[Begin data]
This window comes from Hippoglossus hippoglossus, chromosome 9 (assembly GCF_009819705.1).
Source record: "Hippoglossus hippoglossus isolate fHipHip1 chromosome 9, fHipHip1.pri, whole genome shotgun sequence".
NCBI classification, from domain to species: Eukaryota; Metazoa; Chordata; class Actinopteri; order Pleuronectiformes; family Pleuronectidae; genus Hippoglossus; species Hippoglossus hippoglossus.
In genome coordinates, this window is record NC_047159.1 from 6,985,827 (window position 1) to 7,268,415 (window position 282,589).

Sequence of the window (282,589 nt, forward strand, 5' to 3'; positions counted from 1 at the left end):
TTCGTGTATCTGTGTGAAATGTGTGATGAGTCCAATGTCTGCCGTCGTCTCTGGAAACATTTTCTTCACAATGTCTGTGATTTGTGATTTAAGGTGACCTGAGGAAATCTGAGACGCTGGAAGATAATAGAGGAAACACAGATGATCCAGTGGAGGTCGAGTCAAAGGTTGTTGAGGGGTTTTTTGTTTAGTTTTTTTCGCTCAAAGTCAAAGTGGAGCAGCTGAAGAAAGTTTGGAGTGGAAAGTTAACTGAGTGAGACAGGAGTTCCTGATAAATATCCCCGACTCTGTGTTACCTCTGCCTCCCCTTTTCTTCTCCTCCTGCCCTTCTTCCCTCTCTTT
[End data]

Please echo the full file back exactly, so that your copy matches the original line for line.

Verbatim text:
This window comes from Hippoglossus hippoglossus, chromosome 9 (assembly GCF_009819705.1).
Source record: "Hippoglossus hippoglossus isolate fHipHip1 chromosome 9, fHipHip1.pri, whole genome shotgun sequence".
NCBI classification, from domain to species: Eukaryota; Metazoa; Chordata; class Actinopteri; order Pleuronectiformes; family Pleuronectidae; genus Hippoglossus; species Hippoglossus hippoglossus.
In genome coordinates, this window is record NC_047159.1 from 6,985,827 (window position 1) to 7,268,415 (window position 282,589).

Sequence of the window (282,589 nt, forward strand, 5' to 3'; positions counted from 1 at the left end):
TTCGTGTATCTGTGTGAAATGTGTGATGAGTCCAATGTCTGCCGTCGTCTCTGGAAACATTTTCTTCACAATGTCTGTGATTTGTGATTTAAGGTGACCTGAGGAAATCTGAGACGCTGGAAGATAATAGAGGAAACACAGATGATCCAGTGGAGGTCGAGTCAAAGGTTGTTGAGGGGTTTTTTGTTTAGTTTTTTTCGCTCAAAGTCAAAGTGGAGCAGCTGAAGAAAGTTTGGAGTGGAAAGTTAACTGAGTGAGACAGGAGTTCCTGATAAATATCCCCGACTCTGTGTTACCTCTGCCTCCCCTTTTCTTCTCCTCCTGCCCTTCTTCCCTCTCTTT